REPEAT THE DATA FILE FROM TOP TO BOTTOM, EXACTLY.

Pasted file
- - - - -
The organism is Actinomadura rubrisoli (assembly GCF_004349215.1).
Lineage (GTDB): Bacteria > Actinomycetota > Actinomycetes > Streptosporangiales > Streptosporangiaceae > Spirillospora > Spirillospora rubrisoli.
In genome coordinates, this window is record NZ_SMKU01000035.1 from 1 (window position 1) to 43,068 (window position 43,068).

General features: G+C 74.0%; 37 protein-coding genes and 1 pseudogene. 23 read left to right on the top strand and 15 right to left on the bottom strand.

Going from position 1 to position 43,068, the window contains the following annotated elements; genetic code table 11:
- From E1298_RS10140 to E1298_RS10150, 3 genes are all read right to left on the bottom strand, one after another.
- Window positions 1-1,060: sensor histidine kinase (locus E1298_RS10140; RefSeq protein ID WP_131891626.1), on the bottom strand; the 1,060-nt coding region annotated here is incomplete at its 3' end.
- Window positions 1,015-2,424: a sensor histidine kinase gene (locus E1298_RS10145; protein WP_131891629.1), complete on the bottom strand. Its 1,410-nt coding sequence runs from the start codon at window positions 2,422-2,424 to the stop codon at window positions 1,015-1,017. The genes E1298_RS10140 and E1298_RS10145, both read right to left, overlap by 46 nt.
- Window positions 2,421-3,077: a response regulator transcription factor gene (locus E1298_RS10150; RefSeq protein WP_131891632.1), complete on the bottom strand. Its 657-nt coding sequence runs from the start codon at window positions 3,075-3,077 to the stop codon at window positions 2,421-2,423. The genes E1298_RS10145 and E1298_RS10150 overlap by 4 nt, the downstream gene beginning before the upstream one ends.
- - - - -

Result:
The organism is Actinomadura rubrisoli (assembly GCF_004349215.1).
Lineage (GTDB): Bacteria > Actinomycetota > Actinomycetes > Streptosporangiales > Streptosporangiaceae > Spirillospora > Spirillospora rubrisoli.
In genome coordinates, this window is record NZ_SMKU01000035.1 from 1 (window position 1) to 43,068 (window position 43,068).

General features: G+C 74.0%; 37 protein-coding genes and 1 pseudogene. 23 read left to right on the top strand and 15 right to left on the bottom strand.

Going from position 1 to position 43,068, the window contains the following annotated elements; genetic code table 11:
- From E1298_RS10140 to E1298_RS10150, 3 genes are all read right to left on the bottom strand, one after another.
- Window positions 1-1,060: sensor histidine kinase (locus E1298_RS10140; RefSeq protein ID WP_131891626.1), on the bottom strand; the 1,060-nt coding region annotated here is incomplete at its 3' end.
- Window positions 1,015-2,424: a sensor histidine kinase gene (locus E1298_RS10145; protein WP_131891629.1), complete on the bottom strand. Its 1,410-nt coding sequence runs from the start codon at window positions 2,422-2,424 to the stop codon at window positions 1,015-1,017. The genes E1298_RS10140 and E1298_RS10145, both read right to left, overlap by 46 nt.
- Window positions 2,421-3,077: a response regulator transcription factor gene (locus E1298_RS10150; RefSeq protein WP_131891632.1), complete on the bottom strand. Its 657-nt coding sequence runs from the start codon at window positions 3,075-3,077 to the stop codon at window positions 2,421-2,423. The genes E1298_RS10145 and E1298_RS10150 overlap by 4 nt, the downstream gene beginning before the upstream one ends.